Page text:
didnt touch on

87
Quorum
  • 45 CFR 46.108 IRB functions and operations.
  • In order to fulfill the requirements of this
    policy each IRB shall
  • (b) Except when an expedited review procedure
    is used, review proposed research at convened
    meetings at which a majority of the members of
    the IRB are present, including at least one
    member whose primary concerns are in
    nonscientific areas.

88
Quorum
  • Regulations require we meet quorum.
  • We define quorum as more than half the members
    present.
  • Since we cant cut anyone in two, this means if
    there are 22 people on the board, we cant start
    the meeting until 12 people are present.
  • We need your expertise.
  • Meetings begin 900 AM Please be on time.

89
At Convened Meetings
  • A majority of members must be present
  • Nonscientist must be present
  • No nonscientist ---gt no meeting
  • Community member not always nonscientist
  • Meeting must stop whenever number present drops
    below quorum or nonscientist leaves
  • 45 CFR 46.108

90
At Convened Meetings
  • IRB Meeting Convened without Quorum
  • (Scientist or Nonscientist Absent or a majority
    of member not present)
  • When no scientist or nonscientist member is
    present during the course of the meeting or the
    quorum fails during a meeting (e.g., those with
    conflicts being excused, early departures), the
    IRB may not take further actions or votes until a
    nonscientist member returns.
  • OHRP guidance

91
At Convened Meetings Review of Protocols
  • Members must receive protocols PRIOR to the
    meeting, with sufficient time to review.
  • Protocols may not be distributed at the meeting
    for review at the meeting.

92
Convened Meetings Vote
  • We do a show of hands to record vote
  • for, against, abstain
  • Record in minutes (Example)
  • Total 8
  • For 6 Against 1Abstain 1

93
Convened Meetings Vote (Continued)
  • Total number present is important especially if
    anyone has left the room
  • Must vote separately on each protocol

94
IRB Members and CONFLICT OF INTEREST
95
Regulations...
  • DHHS and FDA regulations 45CFR 46.107(e) 21CFR
    56.107(e) prohibit members from participating in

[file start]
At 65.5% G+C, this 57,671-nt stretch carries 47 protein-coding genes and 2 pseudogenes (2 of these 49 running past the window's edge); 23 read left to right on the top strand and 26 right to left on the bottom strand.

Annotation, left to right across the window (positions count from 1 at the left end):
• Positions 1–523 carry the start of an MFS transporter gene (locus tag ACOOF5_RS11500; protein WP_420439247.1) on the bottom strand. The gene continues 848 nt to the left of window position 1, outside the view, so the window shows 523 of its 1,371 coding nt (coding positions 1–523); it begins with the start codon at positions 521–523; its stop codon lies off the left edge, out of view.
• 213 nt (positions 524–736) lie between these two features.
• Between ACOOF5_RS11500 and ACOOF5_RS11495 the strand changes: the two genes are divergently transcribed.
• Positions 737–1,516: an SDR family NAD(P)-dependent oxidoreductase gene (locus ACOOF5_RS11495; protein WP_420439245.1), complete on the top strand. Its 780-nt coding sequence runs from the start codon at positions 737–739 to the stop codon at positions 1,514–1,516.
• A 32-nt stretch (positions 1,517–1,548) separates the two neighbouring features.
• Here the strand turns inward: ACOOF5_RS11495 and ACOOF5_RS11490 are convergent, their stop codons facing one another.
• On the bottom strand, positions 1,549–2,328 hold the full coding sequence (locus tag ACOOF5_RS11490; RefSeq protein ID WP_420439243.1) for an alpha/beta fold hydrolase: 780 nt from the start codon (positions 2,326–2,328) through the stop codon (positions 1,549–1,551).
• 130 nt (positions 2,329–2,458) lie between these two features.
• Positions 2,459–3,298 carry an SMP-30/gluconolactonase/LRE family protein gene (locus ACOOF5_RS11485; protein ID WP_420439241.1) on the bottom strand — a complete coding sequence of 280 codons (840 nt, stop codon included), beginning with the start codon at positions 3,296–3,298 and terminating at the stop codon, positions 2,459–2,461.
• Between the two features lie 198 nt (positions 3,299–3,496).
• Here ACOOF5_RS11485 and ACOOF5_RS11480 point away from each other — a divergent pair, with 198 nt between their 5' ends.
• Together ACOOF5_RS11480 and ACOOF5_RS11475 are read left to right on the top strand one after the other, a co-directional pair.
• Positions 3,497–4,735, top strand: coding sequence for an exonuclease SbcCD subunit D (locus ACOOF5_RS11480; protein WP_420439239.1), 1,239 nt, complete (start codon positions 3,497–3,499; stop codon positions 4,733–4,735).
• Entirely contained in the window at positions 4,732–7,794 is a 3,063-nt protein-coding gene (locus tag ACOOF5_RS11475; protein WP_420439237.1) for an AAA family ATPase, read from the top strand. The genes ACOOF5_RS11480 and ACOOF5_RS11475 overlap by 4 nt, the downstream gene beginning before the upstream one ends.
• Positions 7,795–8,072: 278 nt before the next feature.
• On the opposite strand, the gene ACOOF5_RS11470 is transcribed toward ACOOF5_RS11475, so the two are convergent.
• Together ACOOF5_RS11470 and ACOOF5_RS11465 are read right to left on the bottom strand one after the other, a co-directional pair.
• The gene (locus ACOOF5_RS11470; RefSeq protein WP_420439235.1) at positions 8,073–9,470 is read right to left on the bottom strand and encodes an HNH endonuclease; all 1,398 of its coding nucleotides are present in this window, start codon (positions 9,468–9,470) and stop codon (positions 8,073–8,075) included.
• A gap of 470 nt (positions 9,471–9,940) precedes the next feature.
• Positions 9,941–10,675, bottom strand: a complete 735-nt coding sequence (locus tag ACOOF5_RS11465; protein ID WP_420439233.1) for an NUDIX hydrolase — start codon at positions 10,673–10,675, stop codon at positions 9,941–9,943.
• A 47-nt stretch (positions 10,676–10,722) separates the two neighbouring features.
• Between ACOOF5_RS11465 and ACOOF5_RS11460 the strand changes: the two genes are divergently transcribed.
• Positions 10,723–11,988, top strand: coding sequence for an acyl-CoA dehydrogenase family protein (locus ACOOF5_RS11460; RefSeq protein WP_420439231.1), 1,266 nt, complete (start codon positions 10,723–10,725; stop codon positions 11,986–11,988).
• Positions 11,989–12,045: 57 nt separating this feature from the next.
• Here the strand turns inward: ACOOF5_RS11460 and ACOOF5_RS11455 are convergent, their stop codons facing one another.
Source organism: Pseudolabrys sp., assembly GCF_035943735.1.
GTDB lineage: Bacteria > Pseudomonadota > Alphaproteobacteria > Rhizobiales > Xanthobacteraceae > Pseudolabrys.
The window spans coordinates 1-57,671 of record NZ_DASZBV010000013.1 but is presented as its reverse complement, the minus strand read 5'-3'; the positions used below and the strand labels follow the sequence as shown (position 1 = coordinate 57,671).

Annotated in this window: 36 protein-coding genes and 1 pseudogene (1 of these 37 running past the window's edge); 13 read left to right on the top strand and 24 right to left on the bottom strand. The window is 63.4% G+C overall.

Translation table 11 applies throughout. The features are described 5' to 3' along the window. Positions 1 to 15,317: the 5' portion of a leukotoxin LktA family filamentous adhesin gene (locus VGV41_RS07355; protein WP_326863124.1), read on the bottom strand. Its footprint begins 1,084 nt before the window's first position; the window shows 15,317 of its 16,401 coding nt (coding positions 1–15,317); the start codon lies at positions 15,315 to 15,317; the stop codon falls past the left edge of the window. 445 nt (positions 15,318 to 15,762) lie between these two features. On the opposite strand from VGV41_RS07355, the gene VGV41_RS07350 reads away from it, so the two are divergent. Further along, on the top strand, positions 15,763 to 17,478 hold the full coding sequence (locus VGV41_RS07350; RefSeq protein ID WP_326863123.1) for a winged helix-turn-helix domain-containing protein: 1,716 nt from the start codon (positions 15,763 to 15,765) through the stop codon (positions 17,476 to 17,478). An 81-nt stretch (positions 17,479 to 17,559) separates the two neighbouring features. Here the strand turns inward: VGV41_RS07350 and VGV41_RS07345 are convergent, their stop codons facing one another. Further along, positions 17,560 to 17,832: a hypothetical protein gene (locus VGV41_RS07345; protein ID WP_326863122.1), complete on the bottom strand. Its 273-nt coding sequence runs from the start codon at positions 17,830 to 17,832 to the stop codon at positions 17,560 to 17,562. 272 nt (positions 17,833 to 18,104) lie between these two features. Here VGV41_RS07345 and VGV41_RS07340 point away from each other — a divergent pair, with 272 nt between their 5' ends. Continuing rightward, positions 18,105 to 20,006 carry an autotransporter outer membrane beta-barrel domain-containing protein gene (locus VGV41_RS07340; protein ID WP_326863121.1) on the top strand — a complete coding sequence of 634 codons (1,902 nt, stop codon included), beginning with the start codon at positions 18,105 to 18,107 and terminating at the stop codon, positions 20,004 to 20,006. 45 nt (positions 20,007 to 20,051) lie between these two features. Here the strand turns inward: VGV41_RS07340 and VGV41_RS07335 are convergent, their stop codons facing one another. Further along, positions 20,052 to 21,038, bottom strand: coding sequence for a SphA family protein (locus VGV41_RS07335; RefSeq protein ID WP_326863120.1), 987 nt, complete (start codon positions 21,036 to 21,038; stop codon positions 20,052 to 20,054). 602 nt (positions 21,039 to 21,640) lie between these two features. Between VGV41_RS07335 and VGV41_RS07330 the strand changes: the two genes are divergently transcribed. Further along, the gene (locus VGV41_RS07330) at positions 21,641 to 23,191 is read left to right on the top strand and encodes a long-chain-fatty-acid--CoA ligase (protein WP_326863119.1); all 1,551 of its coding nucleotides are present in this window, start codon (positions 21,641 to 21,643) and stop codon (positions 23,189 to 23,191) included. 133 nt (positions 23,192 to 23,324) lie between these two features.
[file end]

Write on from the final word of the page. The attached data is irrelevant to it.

IRB reviews if they have a conflict of interest.
  • No IRB may have a member participate in the IRB's
    initial or continuing review of any project in
    which the member has a conflicting interest,
    except to provide information requested by the
    IRB.

96
NYU SoM Policy for Conflict of Interest Disclosure
  • It is the expectation of the University that IRB
    members will voluntarily recuse themselves from
    review and discussion of research protocols if
    they have a conflict of interest.
  • Members of the IRB must disclose to the IRB Chair
    or Administrator any conflict of interest that
    may arise in the review of research or compliance
    matters for the IRB.
  • Members should not divulge the details of their
    conflict - just that one exists

97
Risk of Non-Recusal
  • Compromised Objectivity
  • Biased opinion of the merit of the study
  • Biased opinion of whether IRB criteria for
    approval have been met
  • Undue influence on other IRB members
  • Appearance of impropriety loss of public trust

98
Conflicts of Interest that Require Member Recusal
  • Members who are an investigator or faculty
    sponsor on the project under review, or whose
    spouse or child is an investigator or faculty
    sponsor
  • Members who have any financial interests (i) that
    would reasonably appear to be affected by the
    research or (ii) in entities whose financial
    interests would reasonably appear to be affected
    by the research
  • Members who believe existing circumstances may
    directly affect their objectivity should recuse
    themselves from the review

99
At Convened Meetings
  • You have a conflicting interest in a proposal
    under review.
  • How should the IRB handle this?

100
At Convened Meetings
  • Recusal
  • If an IRB member has a conflicting interest in a